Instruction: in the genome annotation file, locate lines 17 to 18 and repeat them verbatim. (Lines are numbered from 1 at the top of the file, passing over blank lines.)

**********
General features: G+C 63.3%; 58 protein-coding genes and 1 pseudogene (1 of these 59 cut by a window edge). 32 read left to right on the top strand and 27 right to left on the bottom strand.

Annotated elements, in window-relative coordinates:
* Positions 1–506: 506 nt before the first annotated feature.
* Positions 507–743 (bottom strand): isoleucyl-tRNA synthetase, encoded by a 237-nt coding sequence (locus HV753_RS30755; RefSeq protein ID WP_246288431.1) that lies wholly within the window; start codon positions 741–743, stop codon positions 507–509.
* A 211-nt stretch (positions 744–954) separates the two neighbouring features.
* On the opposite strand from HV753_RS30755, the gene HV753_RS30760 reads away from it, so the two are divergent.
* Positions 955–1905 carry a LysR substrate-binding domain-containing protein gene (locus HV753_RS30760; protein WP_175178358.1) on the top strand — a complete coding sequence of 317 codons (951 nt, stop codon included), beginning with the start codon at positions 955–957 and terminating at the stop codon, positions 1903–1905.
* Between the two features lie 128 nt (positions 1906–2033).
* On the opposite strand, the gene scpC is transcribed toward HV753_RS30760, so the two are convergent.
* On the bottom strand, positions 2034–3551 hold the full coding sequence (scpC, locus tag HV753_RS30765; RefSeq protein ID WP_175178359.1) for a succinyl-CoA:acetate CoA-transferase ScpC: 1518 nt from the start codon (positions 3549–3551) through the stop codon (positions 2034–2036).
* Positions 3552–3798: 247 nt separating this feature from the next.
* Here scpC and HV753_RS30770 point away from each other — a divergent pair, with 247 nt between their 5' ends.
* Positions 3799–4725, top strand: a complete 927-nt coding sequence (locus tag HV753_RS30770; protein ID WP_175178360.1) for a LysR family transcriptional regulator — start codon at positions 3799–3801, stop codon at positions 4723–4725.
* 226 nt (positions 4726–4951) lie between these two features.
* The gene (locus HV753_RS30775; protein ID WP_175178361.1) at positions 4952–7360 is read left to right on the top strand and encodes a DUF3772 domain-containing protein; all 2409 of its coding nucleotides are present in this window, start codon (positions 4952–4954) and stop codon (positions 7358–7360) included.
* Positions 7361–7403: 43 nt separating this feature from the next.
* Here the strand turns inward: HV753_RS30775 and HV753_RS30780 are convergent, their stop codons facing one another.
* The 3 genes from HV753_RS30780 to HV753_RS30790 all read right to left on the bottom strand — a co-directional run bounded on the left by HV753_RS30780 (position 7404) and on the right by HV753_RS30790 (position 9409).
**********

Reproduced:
* Here the strand turns inward: HV753_RS30775 and HV753_RS30780 are convergent, their stop codons facing one another.
* The 3 genes from HV753_RS30780 to HV753_RS30790 all read right to left on the bottom strand — a co-directional run bounded on the left by HV753_RS30780 (position 7404) and on the right by HV753_RS30790 (position 9409).